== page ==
statue of limitations for filing suit against bad faith disability payments



Insurance co. have the right to declare a vehicle total loss based on a few factors, Blue Book value, costs of repairs, etc. However, if you don't agree with their decision you have the right to: 1). Have the vehicle inspected by an independent shop and make sure that it is in fact total loss. 2). If it is a total loss, you have the absolute right to pursue a claim against them and even take them to court. Usually Insurance co. try to avoid being sued by their insured for any issues, it presents Bad Faith. Before you do anything talk to your Insurance co. and try to resolve the issue with them. If they give the run around, contact your state's Department of Insurance and file a complint, then get an attorney.


There is no good or bad definition of an Insurance Company. You may go through the financial standing of your proposed Insurance Company on line, their past records of claim approval, insurance regulator's remarks about the Co. etc. and proceed accordingly.


There are a few things you can do if you have a life insurance death claim that was denied. What you should not do is try to dispute the denial by yourself. Disputing death claims should be handled by a professional who has a lot of experience dealing with life insurance denials. So two options:1. Contact a local attorney who specializes in "bad faith claims" for life insurance. This person should have significant experience dealing with insurance companies. He/she will represent you in a legal dispute against the insurer and attempt to get your claim paid. You should expect to pay the attorney 30% of whatever you get from the insurer.2. You can also contact The Center for Life Insurance Disputes. They offer an alternative to filing a lawsuit. Instead, they deal directly with the insurer in order to get your claim paid. Their service is usually about one-third the cost of an attorney and quicker because you don't have to wait for court dates and filing schedules.AnswerYou need an attorney if there are grounds to challenge reason for denial.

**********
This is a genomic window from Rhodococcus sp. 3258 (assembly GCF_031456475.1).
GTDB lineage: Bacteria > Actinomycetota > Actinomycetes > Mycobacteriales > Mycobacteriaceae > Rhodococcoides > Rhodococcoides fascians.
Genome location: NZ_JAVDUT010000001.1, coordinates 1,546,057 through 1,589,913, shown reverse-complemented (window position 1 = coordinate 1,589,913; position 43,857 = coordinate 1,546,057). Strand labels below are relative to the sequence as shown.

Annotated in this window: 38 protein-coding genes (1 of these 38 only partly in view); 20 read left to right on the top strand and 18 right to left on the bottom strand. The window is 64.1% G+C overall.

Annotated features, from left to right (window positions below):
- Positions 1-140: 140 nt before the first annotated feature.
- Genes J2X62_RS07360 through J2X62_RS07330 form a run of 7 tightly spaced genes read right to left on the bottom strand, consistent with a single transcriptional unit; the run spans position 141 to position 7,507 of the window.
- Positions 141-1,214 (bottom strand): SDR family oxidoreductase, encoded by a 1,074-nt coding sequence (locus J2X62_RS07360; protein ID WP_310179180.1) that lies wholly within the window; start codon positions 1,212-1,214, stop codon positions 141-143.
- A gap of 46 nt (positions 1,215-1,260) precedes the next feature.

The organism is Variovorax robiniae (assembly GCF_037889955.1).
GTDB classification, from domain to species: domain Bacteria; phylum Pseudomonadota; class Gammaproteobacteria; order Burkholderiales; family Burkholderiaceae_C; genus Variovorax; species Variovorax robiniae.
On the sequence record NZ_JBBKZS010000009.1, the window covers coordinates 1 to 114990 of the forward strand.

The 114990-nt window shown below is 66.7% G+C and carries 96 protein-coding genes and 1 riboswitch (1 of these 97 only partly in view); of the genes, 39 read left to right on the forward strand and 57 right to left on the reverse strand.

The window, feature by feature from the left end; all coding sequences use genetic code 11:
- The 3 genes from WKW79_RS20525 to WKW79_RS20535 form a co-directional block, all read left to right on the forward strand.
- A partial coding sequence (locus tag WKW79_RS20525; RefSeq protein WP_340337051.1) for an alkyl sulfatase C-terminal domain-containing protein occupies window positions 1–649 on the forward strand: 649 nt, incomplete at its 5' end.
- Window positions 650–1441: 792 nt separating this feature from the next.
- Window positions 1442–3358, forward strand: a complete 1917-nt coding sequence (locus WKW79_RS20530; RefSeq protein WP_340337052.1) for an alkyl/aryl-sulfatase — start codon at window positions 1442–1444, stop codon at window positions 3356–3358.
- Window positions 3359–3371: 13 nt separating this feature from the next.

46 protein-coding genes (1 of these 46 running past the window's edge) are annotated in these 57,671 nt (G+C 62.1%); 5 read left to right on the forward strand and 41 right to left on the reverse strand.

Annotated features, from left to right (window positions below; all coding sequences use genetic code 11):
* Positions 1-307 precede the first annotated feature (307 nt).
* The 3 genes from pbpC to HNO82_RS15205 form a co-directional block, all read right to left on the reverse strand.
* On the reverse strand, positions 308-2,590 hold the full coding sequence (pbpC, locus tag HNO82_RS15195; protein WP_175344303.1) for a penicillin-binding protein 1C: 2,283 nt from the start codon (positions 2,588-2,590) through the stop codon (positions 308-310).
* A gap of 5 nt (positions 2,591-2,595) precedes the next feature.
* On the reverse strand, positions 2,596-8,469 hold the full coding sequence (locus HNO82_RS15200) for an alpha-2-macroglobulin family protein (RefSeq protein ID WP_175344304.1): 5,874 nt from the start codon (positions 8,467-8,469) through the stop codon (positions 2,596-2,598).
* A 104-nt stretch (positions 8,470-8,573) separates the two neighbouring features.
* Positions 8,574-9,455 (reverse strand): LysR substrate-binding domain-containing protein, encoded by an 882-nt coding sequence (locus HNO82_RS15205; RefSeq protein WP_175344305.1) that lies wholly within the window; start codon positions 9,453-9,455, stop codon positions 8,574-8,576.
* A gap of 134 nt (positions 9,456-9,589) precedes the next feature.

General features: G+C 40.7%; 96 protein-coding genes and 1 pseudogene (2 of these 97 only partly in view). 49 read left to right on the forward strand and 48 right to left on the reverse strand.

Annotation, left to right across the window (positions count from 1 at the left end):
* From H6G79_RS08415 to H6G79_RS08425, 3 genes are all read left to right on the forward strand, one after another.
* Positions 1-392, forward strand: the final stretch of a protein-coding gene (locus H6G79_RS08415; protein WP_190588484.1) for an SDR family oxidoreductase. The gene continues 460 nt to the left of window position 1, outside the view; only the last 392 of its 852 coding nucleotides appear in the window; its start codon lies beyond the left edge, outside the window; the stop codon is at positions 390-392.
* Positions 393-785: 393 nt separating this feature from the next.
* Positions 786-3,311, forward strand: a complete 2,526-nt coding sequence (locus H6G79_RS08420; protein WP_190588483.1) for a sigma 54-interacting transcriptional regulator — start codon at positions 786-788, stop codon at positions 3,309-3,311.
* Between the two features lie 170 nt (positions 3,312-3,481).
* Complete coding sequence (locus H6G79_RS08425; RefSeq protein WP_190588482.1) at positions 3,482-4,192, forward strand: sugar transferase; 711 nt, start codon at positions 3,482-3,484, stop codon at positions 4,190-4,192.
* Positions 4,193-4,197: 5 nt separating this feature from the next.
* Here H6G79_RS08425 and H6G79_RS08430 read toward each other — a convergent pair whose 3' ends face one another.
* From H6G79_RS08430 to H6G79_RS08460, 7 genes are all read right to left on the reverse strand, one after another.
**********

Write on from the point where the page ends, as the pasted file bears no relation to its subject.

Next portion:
William M. Shernoff has written: 'How to Make Insurance Companies Pay Your Claims' 'Payment refused' -- subject(s): Bad faith (Law), Corrupt practices, Insurance companies, Tort liability of insurance companies


think of new ones, change your old ones, claim off the insurance or sit in a corner and cry.


I did! Take it to the bank. If they cash it, good! If not too bad. The worst they can do is say no!!


Yes, though your carrier will notify its underwriting department and advise them that you compromised their ability to view the damages prior to repair. This isn't a habit you want to cultivate with the folks holding the checkbook. It's very possible your carrier could deny the claim, since you didn't follow your policy's conditions by notifying your carrier, but this is unlikely. Most carriers won't put their insured in a position of being sued or sent to collections, as it can become a "bad faith" issue (a very serious charge against any insurance company). Go ahead and make the claim. It sounds like the damage is minor, anyway, so I bet you won't have any problems.